n Acta Criminologica: Southern African Journal of Criminology - Developing cynicism among male and female recruits in the South African Police Service
|Article Title||Developing cynicism among male and female recruits in the South African Police Service|
|© Publisher:||Criminological and Victimological Society of Southern Africa (CRIMSA)|
|Journal||Acta Criminologica: Southern African Journal of Criminology|
|Author||Michael E. Meyer and Jean Steyn|
|Publication Date||Jan 2008|
|Pages||1 - 20|
|Issue||Special Edition 2|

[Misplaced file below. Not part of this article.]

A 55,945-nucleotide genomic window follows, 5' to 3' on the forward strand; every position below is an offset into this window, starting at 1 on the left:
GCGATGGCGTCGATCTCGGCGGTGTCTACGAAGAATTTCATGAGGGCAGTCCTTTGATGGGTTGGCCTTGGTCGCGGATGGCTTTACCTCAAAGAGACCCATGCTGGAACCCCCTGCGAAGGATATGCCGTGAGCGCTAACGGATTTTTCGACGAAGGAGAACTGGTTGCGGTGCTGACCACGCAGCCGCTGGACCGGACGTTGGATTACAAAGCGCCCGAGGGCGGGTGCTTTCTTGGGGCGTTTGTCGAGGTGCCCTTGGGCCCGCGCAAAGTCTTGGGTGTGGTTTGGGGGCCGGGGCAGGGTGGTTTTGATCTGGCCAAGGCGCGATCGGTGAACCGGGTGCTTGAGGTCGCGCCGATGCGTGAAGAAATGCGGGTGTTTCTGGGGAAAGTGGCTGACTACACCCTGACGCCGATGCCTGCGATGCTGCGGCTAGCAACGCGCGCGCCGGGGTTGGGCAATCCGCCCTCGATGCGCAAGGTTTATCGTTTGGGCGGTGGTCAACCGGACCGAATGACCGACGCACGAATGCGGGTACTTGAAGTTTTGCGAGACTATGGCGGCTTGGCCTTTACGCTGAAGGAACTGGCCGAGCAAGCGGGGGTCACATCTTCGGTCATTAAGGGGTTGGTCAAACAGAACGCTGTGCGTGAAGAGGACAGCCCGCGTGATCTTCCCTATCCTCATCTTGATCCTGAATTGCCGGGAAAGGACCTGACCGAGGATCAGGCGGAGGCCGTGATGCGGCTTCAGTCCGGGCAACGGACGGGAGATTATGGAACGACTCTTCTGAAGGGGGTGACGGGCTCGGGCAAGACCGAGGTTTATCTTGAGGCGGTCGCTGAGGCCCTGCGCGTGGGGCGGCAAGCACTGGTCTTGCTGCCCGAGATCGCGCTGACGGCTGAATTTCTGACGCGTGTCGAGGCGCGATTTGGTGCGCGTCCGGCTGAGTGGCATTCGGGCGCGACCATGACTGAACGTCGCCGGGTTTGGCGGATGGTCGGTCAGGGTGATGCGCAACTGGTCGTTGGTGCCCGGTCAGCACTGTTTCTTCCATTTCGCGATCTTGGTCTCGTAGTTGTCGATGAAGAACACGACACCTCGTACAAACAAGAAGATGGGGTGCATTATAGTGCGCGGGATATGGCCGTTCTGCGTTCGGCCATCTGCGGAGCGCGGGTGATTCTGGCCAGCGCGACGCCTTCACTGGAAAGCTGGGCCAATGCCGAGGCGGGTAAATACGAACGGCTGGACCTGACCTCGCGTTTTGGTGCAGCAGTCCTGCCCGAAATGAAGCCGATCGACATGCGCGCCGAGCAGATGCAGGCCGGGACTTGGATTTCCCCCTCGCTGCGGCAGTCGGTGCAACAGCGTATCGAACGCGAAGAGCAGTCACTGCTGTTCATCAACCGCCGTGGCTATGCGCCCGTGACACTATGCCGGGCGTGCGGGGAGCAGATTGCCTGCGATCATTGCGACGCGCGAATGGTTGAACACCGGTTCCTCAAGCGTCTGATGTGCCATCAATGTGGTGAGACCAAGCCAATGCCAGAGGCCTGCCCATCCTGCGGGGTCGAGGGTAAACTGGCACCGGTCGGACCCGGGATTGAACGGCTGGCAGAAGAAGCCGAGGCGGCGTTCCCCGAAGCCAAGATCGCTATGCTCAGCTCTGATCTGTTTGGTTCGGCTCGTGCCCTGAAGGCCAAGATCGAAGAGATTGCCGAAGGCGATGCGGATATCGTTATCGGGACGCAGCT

This article deals broadly with the efforts to transform the South African Police Service (SAPS) post-1994. One of the aspects of these transformation initiatives was the implementation of a national policy of ensuring gender equity in the make-up of the Service in order to become more representative of the larger South African society. In particular the article focuses on a preliminary investigation of the police culture theme of cynicism and its development over time regarding several dimensions of the construct among male and female SAPS recruits entering basic police training at police colleges across South Africa in January of 2005 and changes that may have occurred in these attitudes over the period of the six-month basic training and the subsequent six-month field training experience. More specifically, the study looked at possible differences in the presence of, and / or changes in, attitudes of male and female recruits and implications for substantive change in the culture of the SAPS. Using a panel design, 1 485 recruits were presented with a ten-item questionnaire employing five-point Likert-scale response options ranging from strongly disagree to strongly agree on a range of questions related to attitudes regarding police and community relations, respect for police, citizen honesty, and citizen willingness to assist other citizens in trouble. Follow-up surveys of 1 168 recruits at the end of their basic training six months later, as well as 870 recruits at the conclusion of field training at the end of one year were also obtained. Results indicated the presence of a generalized pessimism or cynicism on the overall scale, in addition to increasing cynicism at both post-test times. Furthermore, differences between male and female recruits were observed on several of the measures with female recruits having higher levels of cynicism compared to male recruits. Cynicism increased in both groups although at a lower rate of change for females. Implications for the community-policing model in the SAPS are also discussed, especially regarding attitudes reflecting police-citizen trust and cooperation.
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